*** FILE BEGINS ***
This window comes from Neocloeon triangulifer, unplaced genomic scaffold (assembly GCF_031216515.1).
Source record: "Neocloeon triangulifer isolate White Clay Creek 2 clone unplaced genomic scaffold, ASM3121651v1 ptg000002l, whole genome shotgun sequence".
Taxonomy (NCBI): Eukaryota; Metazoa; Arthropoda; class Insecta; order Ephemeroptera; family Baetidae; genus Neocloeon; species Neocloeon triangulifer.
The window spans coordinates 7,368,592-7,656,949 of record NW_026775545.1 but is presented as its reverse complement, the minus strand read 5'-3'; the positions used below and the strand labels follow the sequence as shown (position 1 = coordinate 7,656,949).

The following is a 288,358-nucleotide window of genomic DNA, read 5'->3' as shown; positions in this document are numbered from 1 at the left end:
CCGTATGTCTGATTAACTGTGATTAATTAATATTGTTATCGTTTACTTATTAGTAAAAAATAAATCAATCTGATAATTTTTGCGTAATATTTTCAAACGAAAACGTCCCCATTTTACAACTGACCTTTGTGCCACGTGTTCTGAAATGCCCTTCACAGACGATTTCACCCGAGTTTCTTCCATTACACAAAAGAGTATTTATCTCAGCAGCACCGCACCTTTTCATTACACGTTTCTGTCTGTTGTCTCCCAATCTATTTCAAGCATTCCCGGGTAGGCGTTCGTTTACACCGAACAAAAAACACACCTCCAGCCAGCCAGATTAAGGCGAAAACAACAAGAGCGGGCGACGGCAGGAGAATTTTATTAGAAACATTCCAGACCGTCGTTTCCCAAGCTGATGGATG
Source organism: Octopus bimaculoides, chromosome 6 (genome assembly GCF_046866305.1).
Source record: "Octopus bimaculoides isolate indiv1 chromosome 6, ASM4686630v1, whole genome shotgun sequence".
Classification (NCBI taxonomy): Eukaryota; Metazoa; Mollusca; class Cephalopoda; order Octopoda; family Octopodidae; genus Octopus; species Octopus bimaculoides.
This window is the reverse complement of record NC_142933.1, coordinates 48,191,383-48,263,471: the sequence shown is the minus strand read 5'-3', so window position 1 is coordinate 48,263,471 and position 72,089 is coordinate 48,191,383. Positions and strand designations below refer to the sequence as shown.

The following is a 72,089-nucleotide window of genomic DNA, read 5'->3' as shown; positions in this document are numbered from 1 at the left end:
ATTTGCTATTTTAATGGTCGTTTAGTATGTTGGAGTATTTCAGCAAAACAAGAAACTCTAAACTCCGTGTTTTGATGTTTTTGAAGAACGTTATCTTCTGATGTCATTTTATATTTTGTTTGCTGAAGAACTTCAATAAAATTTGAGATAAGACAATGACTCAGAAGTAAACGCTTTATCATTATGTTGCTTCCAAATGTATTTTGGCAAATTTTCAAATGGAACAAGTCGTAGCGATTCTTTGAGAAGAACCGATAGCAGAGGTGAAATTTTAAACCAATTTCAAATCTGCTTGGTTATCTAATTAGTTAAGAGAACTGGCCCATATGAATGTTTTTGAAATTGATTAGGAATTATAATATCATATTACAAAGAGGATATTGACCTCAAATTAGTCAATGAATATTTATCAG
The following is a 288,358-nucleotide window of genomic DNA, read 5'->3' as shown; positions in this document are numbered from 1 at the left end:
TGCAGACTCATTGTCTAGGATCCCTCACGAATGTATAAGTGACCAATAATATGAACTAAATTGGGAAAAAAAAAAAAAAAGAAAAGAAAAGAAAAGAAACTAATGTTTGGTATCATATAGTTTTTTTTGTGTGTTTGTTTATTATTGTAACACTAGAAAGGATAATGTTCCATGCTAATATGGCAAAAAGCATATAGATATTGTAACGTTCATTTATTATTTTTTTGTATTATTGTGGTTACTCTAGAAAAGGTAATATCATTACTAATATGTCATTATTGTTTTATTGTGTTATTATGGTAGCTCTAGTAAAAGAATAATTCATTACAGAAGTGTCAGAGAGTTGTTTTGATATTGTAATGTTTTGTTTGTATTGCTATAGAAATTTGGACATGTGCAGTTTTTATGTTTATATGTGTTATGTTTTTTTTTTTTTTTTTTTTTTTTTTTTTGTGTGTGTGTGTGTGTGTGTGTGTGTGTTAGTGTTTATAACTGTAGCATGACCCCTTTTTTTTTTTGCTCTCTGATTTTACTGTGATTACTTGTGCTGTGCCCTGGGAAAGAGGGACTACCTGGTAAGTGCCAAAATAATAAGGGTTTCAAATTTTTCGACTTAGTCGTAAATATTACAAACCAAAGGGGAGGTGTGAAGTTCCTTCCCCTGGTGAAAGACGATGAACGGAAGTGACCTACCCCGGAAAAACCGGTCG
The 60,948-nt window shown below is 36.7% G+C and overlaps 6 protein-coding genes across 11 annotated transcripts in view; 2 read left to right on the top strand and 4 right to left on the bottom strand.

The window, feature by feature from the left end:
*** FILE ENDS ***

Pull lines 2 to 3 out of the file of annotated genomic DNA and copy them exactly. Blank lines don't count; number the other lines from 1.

Source record: "Neocloeon triangulifer isolate White Clay Creek 2 clone unplaced genomic scaffold, ASM3121651v1 ptg000002l, whole genome shotgun sequence".
Taxonomy (NCBI): Eukaryota; Metazoa; Arthropoda; class Insecta; order Ephemeroptera; family Baetidae; genus Neocloeon; species Neocloeon triangulifer.